Choosing a tripod for photography in the winter is not as easy as it seems at first glance. If for shooting in a studio or in warm weather you can give preference to any model that fits the technical parameters, then in winter everything becomes more complicated due to the inconveniences characteristic of this time of year. Let’s take a look at what problems you might encounter and how to solve them with the help of the right tripod and accessories for it.
Tripod freezes through
It is quite predictable that at sub-zero temperatures the tripod is very cold and because of this, hands are very cold. The problem becomes especially critical if the legs are made of aluminum, although it is extremely unpleasant to hold cold plastic in your hand at an air temperature of ‑20 ° C. Even mittens or gloves do not save: although hands do not freeze so much with them, another problem appears — the material can freeze to the aluminum surface of the tripod. Photographers can offer two solutions:
one. Choose a tripod with a carrying handle. One suitable option is the Raylab Travel 63. It has a plastic handle that makes it easy to move the tripod between shooting points.
2. Use polyurethane leg pads, which are sold separately and fastened with Velcro (Gitzo GC2560). Some tripods come with them from the factory (for example, the Raylab Pro 65).
Feet slip on ice or sink into snow
These two winter tripod problems also have several solutions:
one. Wider tripod feet. Due to the fact that the contact area with the loose surface increases, the legs are not pushed into freshly fallen snow or thawed porridge. Feet can be purchased separately.
2. spikes. This is an option for icy surfaces. In the snow, such legs are useless, but they literally crash into the ice and provide stability to the tripod. Sold separately. Manfrotto 116SPK3 studs have proven themselves well. There is also a Raylab Pro 75 tripod with interchangeable spikes as standard.
3. Suckers. Another good option for setting up a tripod on ice, and thanks to the increased contact area, you can also work on snow. Some models of suction feet have removable spikes, such as the Manfrotto 204SCK3.
four. Spacer. An indispensable element that does not allow the legs to move apart on a slippery surface and increases the stability of the tripod.
Tripod wobbles and vibrates
The stability of a tripod depends not only on the legs, but also on the quality of the construction as a whole. The following factors are important here:
— Distance between tripod legs. The wider they are, the more stable the structure on the snow.
— Number of sections. It varies from 2 to 5. The more sections, the worse the stability. The Raylab Travel 55 tripod with three sections is a good option if you want the sweet spot.
— Hook for cargo. By means of a hook, the tripod structure is made heavier, making it more stable when using heavy cameras. You can also hang a bag with equipment on the hook so that you do not have to leave it in the snow, for example. Such tripods are offered by Falcon Eyes, which has a Travel Line series. All models included in it have hooks.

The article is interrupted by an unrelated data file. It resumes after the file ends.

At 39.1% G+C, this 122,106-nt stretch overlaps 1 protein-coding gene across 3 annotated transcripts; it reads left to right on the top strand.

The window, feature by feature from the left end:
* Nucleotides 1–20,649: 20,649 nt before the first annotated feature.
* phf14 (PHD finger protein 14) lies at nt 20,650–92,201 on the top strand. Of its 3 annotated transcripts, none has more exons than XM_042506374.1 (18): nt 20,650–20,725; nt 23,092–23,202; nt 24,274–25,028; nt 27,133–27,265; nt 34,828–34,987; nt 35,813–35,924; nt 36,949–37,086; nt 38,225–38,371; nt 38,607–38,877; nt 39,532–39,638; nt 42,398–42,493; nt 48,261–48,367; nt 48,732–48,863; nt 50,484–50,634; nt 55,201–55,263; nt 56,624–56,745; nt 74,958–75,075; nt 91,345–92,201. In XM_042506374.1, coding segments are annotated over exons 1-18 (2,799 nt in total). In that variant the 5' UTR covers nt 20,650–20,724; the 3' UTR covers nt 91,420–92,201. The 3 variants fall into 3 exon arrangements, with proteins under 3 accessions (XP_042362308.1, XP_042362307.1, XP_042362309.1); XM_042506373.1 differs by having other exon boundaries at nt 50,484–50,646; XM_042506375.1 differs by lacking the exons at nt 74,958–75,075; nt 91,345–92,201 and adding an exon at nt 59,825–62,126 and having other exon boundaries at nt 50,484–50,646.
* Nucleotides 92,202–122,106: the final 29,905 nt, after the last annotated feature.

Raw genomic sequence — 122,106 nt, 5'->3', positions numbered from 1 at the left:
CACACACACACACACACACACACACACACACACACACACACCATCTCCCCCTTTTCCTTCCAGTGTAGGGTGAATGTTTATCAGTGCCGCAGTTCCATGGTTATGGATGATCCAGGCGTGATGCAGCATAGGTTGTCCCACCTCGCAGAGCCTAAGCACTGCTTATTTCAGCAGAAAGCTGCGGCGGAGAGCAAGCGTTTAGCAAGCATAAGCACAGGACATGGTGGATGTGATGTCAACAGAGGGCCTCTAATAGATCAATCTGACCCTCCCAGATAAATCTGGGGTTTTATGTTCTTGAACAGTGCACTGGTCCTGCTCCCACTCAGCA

— The weight. Logically, heavy tripods are more stable. In this regard, it is better to choose models made of aluminum, for example Raylab Pro 65. There is also a downside to the coin — metal tripods vibrate more. Carbon ones are less prone to vibrations, but in severe frost this property disappears.
Tripod material becomes brittle
In the cold, all plastic elements freeze through, become brittle and can break. There are two solutions: buy high-quality models made of high-quality plastic or carbon fiber, or give preference to aluminum tripods, such as the already mentioned Raylab Pro 65. The manufacturer SIRUI has a series of outdoor tripods; . Just keep in mind that metal structures can have plastic elements, and it is they who will become weak points in extreme cold.
What else to pay attention to
Winter photography outdoors often involves working on uneven surfaces. To facilitate the task of positioning the camera, it is better to choose a tripod with a level plate. Many beginners underestimate the importance of this element, but in fact it significantly speeds up the installation of the camera parallel to the ground. This is especially useful when shooting architecture or landscapes. There is no need to be afraid that the liquid in the level bubble will freeze, since it is ethyl alcohol, not water.
Another non-obvious point that is easy to forget is condensation. When a tripod is brought indoors after shooting in the cold, water droplets appear on it. This is not a problem, but the condensation must be allowed to dry. If you don’t do this and go back outside, the moisture will freeze and you won’t be able to unfold or adjust the legs.
If you fold a frozen tripod and leave it in a warm room, condensation will remain inside the structure, and the next time you shoot in the cold, even after 1–2 days, you may encounter the same problem. To prevent this from happening, do not be lazy, when you come home, immediately unfold the tripod, wipe the legs from moisture and leave for a short while in this position until completely dry.